FERC Approves Freeport LNG Export Project

U.S. federal regulators on Wednesday approved construction of Freeport LNG Development LP's liquefied natural gas export project in Texas. Freeport is the third U.

Finance

Kurdistan Says Crude Cargo Near Texas Legally Sold

A $100 million cargo of crude oil in a tanker near Texas was legally shipped and sold by Kurdistan, lawyers for the autonomous region in Iraq told a U.S. court in a letter seen on Thursday,

Kirby Reports Record Q2 2014

Record 2014 second quarter earnings per share of $1.31 compared with $1.11 in the 2013 second quarter, which included a $0.07 benefit due to the reduction of the United earnout liability.

UK Oil Imports Exceed Exports for First Time in 30 Years

Britain imported more oil products than it exported last year for the first time in 30 years, an official report shows, and analysts say the country is likely to

Salvage

Family Finds Sunken Treasure Off Florida Coast

A Florida family scavenging for sunken treasure on a shipwreck has found the missing piece of a 300-year-old gold filigree necklace sacred to Spanish priests, officials said on Tuesday.

Grounded Freighter Refloated in Lake St. Clair

The Federal Rideau, a 656-foot freighter that had been hard aground in the downbound shipping channel of Lake St. Clair since early Sunday morning, was refloated

S.Korea Ferry Boss's Driver Turns Self In

The driver of a South Korean businessman wanted over the sinking of a ferry that killed 304 people turned himself in on Tuesday, potentially unlocking the mystery

Casualties

Pumps Reach Sinking Shrimper Just in Time

A commercial fishing vessel from Brownsville is slowly making its way back to port, thanks to some quick actions by its crew and Coast Guard units, informs the US Coastguard,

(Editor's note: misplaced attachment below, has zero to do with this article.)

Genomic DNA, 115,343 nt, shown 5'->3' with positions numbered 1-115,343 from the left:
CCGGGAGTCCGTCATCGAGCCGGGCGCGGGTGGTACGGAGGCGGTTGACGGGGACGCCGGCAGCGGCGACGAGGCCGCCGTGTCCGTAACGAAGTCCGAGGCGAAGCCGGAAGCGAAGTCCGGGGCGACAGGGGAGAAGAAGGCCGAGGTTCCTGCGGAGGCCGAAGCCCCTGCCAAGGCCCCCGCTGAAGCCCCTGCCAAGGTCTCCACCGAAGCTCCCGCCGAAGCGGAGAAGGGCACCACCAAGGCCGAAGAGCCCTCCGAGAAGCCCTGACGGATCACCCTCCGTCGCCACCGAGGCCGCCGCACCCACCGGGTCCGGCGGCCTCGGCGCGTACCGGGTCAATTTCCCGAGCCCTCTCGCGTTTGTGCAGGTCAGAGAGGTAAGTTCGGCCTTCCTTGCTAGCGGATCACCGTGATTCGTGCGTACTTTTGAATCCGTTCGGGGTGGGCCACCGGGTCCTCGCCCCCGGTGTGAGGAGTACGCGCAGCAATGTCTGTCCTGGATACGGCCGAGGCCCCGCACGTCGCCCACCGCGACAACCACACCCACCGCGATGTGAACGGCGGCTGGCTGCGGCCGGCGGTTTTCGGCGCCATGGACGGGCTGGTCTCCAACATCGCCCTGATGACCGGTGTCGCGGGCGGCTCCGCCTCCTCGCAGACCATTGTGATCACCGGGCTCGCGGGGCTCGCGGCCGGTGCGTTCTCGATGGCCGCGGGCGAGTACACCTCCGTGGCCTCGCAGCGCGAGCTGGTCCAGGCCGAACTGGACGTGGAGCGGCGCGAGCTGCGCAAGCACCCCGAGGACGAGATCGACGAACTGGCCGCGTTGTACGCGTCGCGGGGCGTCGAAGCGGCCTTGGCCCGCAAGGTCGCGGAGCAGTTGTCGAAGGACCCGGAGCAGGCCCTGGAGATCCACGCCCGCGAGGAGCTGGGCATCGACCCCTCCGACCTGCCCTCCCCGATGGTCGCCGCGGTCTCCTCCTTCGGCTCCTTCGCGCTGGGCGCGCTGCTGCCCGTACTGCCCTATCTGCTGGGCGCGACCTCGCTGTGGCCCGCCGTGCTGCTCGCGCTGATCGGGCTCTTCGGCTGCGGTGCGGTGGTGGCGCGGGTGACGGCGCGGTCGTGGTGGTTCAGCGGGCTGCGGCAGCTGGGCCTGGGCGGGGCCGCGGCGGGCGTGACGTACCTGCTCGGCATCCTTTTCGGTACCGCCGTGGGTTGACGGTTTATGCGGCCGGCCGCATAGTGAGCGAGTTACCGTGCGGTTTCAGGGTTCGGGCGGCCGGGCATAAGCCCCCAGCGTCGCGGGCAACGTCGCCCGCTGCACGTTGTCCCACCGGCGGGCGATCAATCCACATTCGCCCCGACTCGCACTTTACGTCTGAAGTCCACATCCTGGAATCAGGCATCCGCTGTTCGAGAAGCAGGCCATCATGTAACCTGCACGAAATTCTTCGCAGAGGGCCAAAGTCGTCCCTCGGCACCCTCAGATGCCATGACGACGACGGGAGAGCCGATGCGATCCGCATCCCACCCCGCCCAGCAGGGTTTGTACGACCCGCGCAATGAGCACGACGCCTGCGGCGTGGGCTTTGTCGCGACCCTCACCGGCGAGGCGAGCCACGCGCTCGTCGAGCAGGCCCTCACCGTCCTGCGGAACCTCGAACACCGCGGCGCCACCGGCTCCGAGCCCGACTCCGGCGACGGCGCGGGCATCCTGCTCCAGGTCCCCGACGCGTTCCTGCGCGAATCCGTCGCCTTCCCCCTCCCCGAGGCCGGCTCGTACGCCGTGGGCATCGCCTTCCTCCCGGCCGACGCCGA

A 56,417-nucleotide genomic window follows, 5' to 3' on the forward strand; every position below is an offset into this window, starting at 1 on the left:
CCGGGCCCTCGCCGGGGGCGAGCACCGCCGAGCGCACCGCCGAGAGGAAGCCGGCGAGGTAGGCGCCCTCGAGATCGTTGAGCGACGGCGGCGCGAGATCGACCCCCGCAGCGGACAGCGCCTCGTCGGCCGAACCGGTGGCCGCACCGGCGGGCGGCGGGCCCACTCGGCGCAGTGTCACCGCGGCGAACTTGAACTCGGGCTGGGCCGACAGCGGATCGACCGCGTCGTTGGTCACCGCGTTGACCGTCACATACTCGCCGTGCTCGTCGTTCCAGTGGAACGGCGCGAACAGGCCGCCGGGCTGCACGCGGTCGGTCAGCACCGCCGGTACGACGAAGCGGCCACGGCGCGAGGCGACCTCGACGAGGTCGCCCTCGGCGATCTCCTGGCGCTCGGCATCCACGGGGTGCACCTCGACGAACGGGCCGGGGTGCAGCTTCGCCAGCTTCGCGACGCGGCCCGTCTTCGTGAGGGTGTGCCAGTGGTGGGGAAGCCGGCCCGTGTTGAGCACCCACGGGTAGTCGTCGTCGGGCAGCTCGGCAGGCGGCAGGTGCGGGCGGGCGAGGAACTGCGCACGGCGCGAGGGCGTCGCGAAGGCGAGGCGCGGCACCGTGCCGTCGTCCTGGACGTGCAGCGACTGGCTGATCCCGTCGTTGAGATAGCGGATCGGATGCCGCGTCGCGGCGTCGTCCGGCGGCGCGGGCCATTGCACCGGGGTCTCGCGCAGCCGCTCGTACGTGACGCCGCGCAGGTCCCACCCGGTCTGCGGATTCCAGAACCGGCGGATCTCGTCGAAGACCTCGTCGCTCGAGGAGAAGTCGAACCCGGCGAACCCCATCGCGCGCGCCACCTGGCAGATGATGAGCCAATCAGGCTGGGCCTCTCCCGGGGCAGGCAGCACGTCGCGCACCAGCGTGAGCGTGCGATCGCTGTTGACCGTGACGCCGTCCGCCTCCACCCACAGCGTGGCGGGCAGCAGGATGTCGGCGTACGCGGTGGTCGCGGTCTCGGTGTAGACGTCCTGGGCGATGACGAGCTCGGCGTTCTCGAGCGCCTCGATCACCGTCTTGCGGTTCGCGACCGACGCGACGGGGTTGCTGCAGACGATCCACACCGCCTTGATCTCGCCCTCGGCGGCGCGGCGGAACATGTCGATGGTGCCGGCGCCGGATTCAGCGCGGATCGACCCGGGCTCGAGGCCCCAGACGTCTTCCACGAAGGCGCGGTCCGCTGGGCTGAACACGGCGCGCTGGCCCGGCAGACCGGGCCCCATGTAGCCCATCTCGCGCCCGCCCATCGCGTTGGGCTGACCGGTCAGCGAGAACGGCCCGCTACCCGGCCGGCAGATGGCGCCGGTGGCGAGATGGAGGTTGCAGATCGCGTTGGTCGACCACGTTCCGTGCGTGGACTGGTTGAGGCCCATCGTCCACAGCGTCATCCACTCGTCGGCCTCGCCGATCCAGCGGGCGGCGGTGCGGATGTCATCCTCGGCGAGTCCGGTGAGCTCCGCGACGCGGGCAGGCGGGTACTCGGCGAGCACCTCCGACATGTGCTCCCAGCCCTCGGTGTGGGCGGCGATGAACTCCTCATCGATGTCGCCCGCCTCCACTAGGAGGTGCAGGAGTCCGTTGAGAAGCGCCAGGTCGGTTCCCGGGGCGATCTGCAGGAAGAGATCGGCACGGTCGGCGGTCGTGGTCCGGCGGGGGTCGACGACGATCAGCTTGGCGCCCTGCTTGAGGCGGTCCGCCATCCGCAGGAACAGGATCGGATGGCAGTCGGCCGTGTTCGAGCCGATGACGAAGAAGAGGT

Company Fined for Oil Spill Near Anacortes

Ecology issues $112,500 penalty for sunken vessel.   American Gold Seafoods faces a $112,500 penalty for an oil spill caused by the accidental sinking of its vessel,

Grounded Freighter Refloated in Lake St. Clair

The Federal Rideau, a 656-foot freighter that had been hard aground in the downbound shipping channel of Lake St. Clair since early Sunday morning, was refloated

Government Update

US DOE Approves Oregon LNG Export Project

The U.S. Energy Department said on Thursday it has approved Oregon LNG to export liquefied natural gas, as the Obama administration works through applications to

UK Oil Imports Exceed Exports for First Time in 30 Years

Britain imported more oil products than it exported last year for the first time in 30 years, an official report shows, and analysts say the country is likely to

Former MSC Manager Sentenced on Bribes Charges

Former Afloat Programs Manager at the United States Navy Military Sealift Command (MSC), Kenny E. Toy, was sentenced to 96 months in prison for receiving bribes, the U.

 
 
Maritime Security Maritime Standards Offshore Oil Pipelines Port Authority Salvage Ship Repair Shipbuilding / Vessel Construction Sonar Winch
rss | archive | history | articles | privacy | terms and conditions | contributors | top maritime news | about us | copyright | maritime magazines
maritime security news | shipbuilding news | maritime industry | shipping news | maritime reporting | workboats news | ship design | maritime business

Time taken: 0.0846 sec (12 req/sec)